Cultural News 2005 April Issue
Taiko: Primal Beat
By Fumie Iida
Tokyo native Etsuo Hongo of Los Angeles, 54, started teaching taiko in 1977 at a basement of a Buddhist temple in Little Tokyo. Hongo is one of the pioneers who have developed taiko activities in Southern California.
Hongo says that there are more than 250 taiko groups in the United States and Canada, of which there are more than 40 taiko groups between Fresno and San Diego.
In the 1970s, those groups were originally based at Buddhist temples and had developed along with the Buddhist temples’ ceremonies and community festivals. Once taiko became increasingly popular, more individuals, even those not of Japanese heritage, started to form taiko groups to enjoy taiko as music.
“Taiko is a type of music that is easily understandable to people everywhere. Taiko is sort of primal; a feeling comes straight to your heart,” says Mike Jaffe of Japan Foundation Los Angeles. Jaffe is taking Hongo’s lessons at a class in Little Tokyo.
Hongo was born in Shinbashi, and brought up in Azabu, the historical center of Tokyo. He was brought up by listening and watching taiko performances in the old town of Japan’s capital.
“In the summer time, I used to go to every bon-dance that took place all over Tokyo by riding a bicycle,” Hongo says. He had already begun to play taiko in the center of bon-dance circles as early as the age of 11.
“I was attracted by the Oedo Sukeroku Taiko’s performance that expresses ‘iki,’ the idea of Edo stylishness,” Hongo says, “They hit taiko with acrobatic actions; they jumped, performed somersaults and threw bachi sticks in the air. I learned the performance that was enjoyable to listen and to watch.”
He wanted to see how Oedo Sukeroku Taiko, the group he admired, was doing here in the United States after it had established a branch in San Francisco in 1967.
Even after three decades of tireless efforts, his passion for introducing authentic taiko is still burning strong. Currently, Hongo is teaching taiko at four locations: “Taiko Okita-gumi” at Nishi Hongwanji Temple in Little Tokyo, “Mugen Taiko” at San Fernando Valley Japanese American Community Center, “Koshin Taiko” at Venice Japanese American Community Center, and children’s classes at El Marino Elementary School, a magnet school in Culver City.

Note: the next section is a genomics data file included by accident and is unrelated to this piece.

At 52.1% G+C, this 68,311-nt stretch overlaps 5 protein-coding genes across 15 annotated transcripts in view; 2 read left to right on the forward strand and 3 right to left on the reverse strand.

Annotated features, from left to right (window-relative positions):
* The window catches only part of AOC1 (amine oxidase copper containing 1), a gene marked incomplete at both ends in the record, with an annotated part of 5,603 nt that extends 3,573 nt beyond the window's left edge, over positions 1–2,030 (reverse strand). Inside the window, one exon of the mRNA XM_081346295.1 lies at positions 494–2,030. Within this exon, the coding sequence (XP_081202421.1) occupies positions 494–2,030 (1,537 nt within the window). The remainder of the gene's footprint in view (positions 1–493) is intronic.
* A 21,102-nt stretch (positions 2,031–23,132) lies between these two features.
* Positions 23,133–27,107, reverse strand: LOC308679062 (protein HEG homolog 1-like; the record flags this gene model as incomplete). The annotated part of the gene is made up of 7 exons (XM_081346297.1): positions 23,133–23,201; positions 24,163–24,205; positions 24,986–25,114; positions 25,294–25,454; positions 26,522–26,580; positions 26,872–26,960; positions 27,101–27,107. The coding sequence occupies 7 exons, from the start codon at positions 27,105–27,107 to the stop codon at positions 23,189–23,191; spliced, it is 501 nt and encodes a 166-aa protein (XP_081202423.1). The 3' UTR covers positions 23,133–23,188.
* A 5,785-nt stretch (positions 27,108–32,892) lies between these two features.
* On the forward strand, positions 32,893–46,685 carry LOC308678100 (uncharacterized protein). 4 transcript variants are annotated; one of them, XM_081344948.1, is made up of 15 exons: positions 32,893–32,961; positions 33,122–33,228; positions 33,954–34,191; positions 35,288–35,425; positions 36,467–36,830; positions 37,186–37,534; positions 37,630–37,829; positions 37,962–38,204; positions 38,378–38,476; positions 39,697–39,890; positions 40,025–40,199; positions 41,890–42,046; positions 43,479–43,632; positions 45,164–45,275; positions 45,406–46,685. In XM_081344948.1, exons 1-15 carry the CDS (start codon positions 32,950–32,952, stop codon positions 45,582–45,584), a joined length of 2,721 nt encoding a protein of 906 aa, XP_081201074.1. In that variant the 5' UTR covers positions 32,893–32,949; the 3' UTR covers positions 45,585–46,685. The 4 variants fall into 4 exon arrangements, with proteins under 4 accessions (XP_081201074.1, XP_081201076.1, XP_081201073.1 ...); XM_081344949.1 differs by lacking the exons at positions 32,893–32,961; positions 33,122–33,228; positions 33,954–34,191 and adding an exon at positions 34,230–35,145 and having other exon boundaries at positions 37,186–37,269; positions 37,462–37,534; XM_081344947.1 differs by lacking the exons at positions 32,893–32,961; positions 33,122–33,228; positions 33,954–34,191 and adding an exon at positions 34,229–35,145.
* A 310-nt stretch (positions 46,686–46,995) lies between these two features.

Although Hongo does not teach acrobatic actions very often, his way of teaching taiko is based on the Sukeroku-style which focuses on the standing position, posing and the angle of hitting the taiko with sticks.
“You don’t need much strength to make a good taiko sound. It is important how you hit taiko,” he says.
During a class at Nishi Hongwanji on a Wednesday evening in March, he emphasizes how important the basics are to his pupils. As he walks around in the concrete-walled basement of the temple, Hongo looks at his pupils’ every movement with earnest eyes. Deep and loud taiko sounds shake metal chairs and deeply resonate in the stomach.
“Relax your arms and don’t grab the sticks too hard. Focus on your position and your body movement,” Hongo tells them vociferously as they hit the taikos.
“Taiko is music. But it’s part performance and part – even almost like – martial art. You have to focus on concentrating in your energy,” Jaffe says, “It’s music, but it’s more than music.”
“Hongo sensei’s teaching is a more traditional Japanese style and authentic to me. It’s unique and interesting,” Jason Fukuman and another Hongo’s students, says. Fukuman, a 21-year-old from Torrance, has been learning taiko since he was 5 years old. In July 2004, he placed third in a regional competition known as Southern California Taiko Contest.
As a third generation Japanese-American, Fukuman is determined to acquire traditional Japanese taiko skills. “I’m hoping to go to Japan to study with Oedo Sukeroku Taiko group someday,” he says. Hongo says that there are a lot of Japanese-American who are interested in taiko. “I think they can establish their ethnic identity by taiko,” he says.
Besides teaching more than 30 years, he has invited various types of taiko groups from Japan to introduce authentic taiko performances to American players and audiences. Hongo says it is a good trend that a lot of people are interested in taiko; however, he thinks it is time for him to make some effort to improve the skill levels of players as a whole. “I want people to know what true taiko is,” Hongo says.
In pursuit of his new quest, Hongo will host the first “North America Taiko Contest” in Los Angeles on Friday, July 15 to coincide with the fifth nationwide Taiko Conference in Little Tokyo. The venue will be announced shortly.
The judges of the contest will include: Master Seiichi Tanaka of San Francisco Taiko Dojo, Kiyonari Tosha of Nihon Taiko Dojo in Tokyo and former member of Oedo Sukeroku Taiko, and Masakazu Yoshizawa, a professional musician specializing in Western classic and traditional Japanese.
Hongo says, “Competing with each group is not the point of this event. I want every group to be more serious about playing the taiko. I hope this contest will be a good opportunity for everyone to improve his or her skill.”
Fumie Iida is a freelance writer. After graduating from Waseda University, she worked at an advertising agency in Tokyo for five years. She was a staff writer, photographer and assistant sports editor of the El Camino College newspaper Union. She came to the United States in 2002 to study American journalism and public relations.
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